Dear Nancy Woods,
I hope you can help. I'm looking for someone who can explain the differences between fixed income funds and equity funds. Why are fixed income funds called what they are? There is not always an income component, let alone a "fixed income" component. The only thing "fixed" about fixed income products are the losses when markets go up.
The losses certainly are fixed. But where is the "income" part? Equities are somewhat understandable. When the market goes up, equities usually go up, and when the market goes down your value in your equities goes down. So, why do most advisers try to tell the client that they should have a "balance" of these two products?
Let me start by explaining to you that “fixed income” instruments are debt of the issuing company. The investment has the backing of the company to pay the face value back to the shareholder upon some future maturity or call date. This applies to instruments such as bonds, debentures, preferred shares, etc. They are a means for the company to borrow money. In turn, they pay an income that is deemed as either interest or dividend.
Stocks or equities represent part ownership of a company. They are an investment by the shareholder that does not guarantee any income, fixed or otherwise.
In comparison, the fixed income instruments represent a higher security of principle and some kind of income. They are as a result interest rate sensitive. The yield is what determines the price.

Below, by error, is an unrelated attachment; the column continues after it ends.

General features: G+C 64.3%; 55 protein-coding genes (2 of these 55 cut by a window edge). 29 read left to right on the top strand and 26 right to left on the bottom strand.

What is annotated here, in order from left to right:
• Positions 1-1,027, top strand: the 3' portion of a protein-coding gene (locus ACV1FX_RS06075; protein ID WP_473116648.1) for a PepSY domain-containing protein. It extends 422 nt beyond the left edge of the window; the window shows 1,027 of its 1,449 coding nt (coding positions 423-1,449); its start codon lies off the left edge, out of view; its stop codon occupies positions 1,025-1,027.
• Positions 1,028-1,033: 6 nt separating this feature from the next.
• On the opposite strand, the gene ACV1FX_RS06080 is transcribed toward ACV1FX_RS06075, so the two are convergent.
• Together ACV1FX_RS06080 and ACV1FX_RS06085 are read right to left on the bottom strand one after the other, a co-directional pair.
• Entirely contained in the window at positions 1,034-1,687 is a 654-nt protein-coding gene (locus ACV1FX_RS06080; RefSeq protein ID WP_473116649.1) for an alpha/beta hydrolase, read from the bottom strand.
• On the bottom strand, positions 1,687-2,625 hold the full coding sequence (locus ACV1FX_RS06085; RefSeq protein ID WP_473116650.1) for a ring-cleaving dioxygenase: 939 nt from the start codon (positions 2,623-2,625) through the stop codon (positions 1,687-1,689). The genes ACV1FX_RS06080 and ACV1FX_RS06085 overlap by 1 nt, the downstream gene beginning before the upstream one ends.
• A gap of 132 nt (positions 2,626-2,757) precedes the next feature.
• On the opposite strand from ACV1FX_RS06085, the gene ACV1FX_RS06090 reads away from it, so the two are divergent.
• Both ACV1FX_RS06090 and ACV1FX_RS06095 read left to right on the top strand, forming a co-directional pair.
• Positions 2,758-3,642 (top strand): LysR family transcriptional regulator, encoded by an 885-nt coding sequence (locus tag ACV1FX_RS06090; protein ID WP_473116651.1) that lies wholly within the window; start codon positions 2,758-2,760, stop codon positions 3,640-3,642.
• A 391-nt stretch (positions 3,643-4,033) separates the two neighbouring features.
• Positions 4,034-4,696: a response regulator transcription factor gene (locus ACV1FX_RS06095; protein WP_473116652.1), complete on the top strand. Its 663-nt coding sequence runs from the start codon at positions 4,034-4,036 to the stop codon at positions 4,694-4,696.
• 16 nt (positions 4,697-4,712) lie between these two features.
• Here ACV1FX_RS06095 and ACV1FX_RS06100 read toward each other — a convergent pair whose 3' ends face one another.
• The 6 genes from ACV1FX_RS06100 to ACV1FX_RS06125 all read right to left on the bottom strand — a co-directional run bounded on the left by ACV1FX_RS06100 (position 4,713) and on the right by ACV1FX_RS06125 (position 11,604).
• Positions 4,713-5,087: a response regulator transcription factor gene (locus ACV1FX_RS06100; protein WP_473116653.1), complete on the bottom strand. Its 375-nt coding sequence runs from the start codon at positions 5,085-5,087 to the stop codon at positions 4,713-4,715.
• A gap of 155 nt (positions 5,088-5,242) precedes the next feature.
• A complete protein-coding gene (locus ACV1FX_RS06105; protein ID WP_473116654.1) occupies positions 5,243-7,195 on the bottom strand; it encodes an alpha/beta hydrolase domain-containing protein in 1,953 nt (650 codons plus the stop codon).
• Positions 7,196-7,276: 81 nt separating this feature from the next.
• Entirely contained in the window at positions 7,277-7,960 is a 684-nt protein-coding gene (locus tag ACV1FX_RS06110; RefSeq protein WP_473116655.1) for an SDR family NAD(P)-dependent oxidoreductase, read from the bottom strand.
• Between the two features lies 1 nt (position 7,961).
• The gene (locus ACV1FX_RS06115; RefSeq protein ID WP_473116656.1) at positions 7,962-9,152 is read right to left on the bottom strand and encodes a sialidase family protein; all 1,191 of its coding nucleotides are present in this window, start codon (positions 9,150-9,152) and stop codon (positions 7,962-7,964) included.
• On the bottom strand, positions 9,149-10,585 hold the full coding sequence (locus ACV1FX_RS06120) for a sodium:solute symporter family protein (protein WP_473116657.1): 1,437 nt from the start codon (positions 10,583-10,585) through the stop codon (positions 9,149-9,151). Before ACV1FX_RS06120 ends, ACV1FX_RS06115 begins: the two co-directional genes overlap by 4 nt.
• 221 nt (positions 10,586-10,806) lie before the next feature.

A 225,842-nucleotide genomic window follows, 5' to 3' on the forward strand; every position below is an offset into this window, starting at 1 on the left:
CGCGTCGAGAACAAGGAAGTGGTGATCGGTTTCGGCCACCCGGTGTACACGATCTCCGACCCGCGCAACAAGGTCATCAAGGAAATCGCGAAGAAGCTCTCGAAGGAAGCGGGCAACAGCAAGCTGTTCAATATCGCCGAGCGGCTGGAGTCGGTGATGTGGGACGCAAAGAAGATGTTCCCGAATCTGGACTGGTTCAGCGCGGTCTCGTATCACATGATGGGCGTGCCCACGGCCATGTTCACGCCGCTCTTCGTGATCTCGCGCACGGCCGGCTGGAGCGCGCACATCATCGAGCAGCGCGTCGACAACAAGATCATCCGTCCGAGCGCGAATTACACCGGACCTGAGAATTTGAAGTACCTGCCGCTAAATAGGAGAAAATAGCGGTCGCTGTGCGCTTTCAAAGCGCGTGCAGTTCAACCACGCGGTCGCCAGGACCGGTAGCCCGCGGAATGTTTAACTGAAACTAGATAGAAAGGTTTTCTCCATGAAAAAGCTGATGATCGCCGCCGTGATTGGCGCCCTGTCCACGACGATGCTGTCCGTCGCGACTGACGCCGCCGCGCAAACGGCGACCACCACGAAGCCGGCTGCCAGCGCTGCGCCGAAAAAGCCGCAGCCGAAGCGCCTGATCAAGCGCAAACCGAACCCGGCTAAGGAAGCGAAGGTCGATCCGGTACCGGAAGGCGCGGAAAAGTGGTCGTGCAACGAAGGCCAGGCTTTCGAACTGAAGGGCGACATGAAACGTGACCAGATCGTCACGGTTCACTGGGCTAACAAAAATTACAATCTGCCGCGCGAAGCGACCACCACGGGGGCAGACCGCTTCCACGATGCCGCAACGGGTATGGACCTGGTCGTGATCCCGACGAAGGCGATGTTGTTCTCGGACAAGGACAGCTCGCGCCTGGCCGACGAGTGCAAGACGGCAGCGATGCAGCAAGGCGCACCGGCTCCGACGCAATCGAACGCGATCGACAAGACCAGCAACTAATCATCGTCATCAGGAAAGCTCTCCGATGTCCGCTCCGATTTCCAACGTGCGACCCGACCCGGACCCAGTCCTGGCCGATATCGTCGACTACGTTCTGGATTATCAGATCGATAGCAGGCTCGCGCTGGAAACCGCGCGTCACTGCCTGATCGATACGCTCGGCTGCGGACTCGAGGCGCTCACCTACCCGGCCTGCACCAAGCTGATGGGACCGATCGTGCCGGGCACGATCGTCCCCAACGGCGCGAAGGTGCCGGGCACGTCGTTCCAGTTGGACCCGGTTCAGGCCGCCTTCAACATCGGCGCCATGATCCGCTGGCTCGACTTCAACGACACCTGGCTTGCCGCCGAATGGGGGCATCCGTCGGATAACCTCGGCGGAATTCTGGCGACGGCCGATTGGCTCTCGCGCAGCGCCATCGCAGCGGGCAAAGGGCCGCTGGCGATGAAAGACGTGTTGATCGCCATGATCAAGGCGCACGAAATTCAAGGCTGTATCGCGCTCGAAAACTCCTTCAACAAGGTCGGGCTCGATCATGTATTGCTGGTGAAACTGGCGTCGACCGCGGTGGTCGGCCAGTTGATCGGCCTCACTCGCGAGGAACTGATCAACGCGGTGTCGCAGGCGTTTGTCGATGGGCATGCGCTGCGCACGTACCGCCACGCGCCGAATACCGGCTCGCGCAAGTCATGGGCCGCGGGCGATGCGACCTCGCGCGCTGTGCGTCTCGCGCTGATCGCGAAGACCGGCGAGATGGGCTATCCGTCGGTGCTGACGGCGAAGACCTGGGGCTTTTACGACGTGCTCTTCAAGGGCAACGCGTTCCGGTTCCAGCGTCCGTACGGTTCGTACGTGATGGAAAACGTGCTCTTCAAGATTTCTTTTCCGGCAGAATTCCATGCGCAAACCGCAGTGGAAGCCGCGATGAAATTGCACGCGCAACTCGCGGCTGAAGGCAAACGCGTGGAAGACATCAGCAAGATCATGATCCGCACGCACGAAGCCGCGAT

Remember that everything works on supply and demand. The higher the demand, the higher the price. The higher the price, the lower the yield.
There is a balance correlation that exists between fixed income products and equity markets. When there is fear in the equity markets (and markets go down), investors “flee” to the safety of fixed income investments. That increases the demand of fixed income and values go up.
As you have noted, when markets go up, fixed income suffers price decreases and values go down.
As advisers we suggest a balance of these two classifications because most investors should have a portion of their portfolios that are “safe and secure.” This is usually increasingly important as one ages and time frame of investing decreases. It is also important that you have an appropriate mix for your tolerance to risk and volatility.
Fixed income funds invest in those debt instruments and equity funds in shares. You can get both together in a balanced fund or do it yourself with individual holdings. They can be individual bonds, stocks or exchange traded funds (ETFs).
Nancy Woods, CIM, FCSI, is an associate portfolio manager and investment adviser with RBC Dominion Securities Inc. To ask her a question, send an e-mail to email@example.com or visit her web site at nancywoods.com
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